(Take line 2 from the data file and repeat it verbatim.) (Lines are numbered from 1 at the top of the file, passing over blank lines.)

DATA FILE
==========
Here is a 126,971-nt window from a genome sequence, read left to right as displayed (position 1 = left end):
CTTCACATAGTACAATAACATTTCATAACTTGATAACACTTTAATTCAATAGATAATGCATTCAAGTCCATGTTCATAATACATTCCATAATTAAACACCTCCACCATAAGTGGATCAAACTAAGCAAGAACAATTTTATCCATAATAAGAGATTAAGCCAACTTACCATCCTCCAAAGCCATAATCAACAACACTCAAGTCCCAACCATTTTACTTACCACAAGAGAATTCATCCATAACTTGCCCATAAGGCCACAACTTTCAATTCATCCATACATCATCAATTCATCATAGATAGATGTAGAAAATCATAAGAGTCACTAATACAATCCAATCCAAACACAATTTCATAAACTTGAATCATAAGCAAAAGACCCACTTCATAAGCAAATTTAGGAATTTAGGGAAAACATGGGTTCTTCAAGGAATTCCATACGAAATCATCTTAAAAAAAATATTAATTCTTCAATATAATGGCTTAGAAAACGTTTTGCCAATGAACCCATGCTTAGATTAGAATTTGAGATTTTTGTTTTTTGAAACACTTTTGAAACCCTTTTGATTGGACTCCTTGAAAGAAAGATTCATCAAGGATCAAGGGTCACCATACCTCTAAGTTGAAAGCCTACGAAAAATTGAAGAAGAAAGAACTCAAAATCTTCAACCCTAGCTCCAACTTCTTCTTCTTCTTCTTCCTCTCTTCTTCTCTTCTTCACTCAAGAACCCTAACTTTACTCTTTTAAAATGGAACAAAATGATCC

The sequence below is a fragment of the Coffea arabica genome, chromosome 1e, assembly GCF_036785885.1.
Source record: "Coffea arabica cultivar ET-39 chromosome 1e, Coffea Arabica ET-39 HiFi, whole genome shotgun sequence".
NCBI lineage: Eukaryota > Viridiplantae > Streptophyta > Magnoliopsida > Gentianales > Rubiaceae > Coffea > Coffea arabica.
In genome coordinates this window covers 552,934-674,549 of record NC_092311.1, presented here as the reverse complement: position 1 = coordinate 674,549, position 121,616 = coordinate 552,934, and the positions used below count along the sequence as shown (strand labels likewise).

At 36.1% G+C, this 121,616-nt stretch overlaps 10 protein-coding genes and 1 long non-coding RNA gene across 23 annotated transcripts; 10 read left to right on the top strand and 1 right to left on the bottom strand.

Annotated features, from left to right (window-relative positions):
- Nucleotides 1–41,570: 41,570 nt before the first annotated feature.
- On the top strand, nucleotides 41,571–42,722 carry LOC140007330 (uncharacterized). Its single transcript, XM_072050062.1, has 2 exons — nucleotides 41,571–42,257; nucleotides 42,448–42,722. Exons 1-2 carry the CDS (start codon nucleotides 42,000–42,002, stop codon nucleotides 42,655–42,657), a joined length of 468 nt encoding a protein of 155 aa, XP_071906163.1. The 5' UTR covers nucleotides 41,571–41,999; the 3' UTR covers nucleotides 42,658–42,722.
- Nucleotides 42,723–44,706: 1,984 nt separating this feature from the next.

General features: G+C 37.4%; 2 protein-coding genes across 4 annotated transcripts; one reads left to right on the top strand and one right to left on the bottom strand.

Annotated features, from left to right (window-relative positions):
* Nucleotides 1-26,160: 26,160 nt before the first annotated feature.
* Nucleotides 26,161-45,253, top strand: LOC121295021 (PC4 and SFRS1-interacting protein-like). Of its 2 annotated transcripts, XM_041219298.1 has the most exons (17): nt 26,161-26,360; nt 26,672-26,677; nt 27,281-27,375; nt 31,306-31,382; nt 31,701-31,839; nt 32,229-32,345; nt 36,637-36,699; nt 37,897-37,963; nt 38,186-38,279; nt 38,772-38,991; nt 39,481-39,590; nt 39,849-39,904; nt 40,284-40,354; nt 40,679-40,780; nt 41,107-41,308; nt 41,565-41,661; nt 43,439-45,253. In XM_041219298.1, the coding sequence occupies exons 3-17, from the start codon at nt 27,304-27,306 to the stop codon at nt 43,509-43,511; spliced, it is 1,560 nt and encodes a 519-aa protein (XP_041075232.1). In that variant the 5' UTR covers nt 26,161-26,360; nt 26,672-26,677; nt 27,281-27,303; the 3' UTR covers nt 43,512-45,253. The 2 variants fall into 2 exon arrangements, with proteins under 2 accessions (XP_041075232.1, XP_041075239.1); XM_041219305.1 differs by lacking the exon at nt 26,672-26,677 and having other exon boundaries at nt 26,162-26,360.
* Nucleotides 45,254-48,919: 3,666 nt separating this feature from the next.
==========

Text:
CTTCACATAGTACAATAACATTTCATAACTTGATAACACTTTAATTCAATAGATAATGCATTCAAGTCCATGTTCATAATACATTCCATAATTAAACACCTCCACCATAAGTGGATCAAACTAAGCAAGAACAATTTTATCCATAATAAGAGATTAAGCCAACTTACCATCCTCCAAAGCCATAATCAACAACACTCAAGTCCCAACCATTTTACTTACCACAAGAGAATTCATCCATAACTTGCCCATAAGGCCACAACTTTCAATTCATCCATACATCATCAATTCATCATAGATAGATGTAGAAAATCATAAGAGTCACTAATACAATCCAATCCAAACACAATTTCATAAACTTGAATCATAAGCAAAAGACCCACTTCATAAGCAAATTTAGGAATTTAGGGAAAACATGGGTTCTTCAAGGAATTCCATACGAAATCATCTTAAAAAAAATATTAATTCTTCAATATAATGGCTTAGAAAACGTTTTGCCAATGAACCCATGCTTAGATTAGAATTTGAGATTTTTGTTTTTTGAAACACTTTTGAAACCCTTTTGATTGGACTCCTTGAAAGAAAGATTCATCAAGGATCAAGGGTCACCATACCTCTAAGTTGAAAGCCTACGAAAAATTGAAGAAGAAAGAACTCAAAATCTTCAACCCTAGCTCCAACTTCTTCTTCTTCTTCTTCCTCTCTTCTTCTCTTCTTCACTCAAGAACCCTAACTTTACTCTTTTAAAATGGAACAAAATGATCC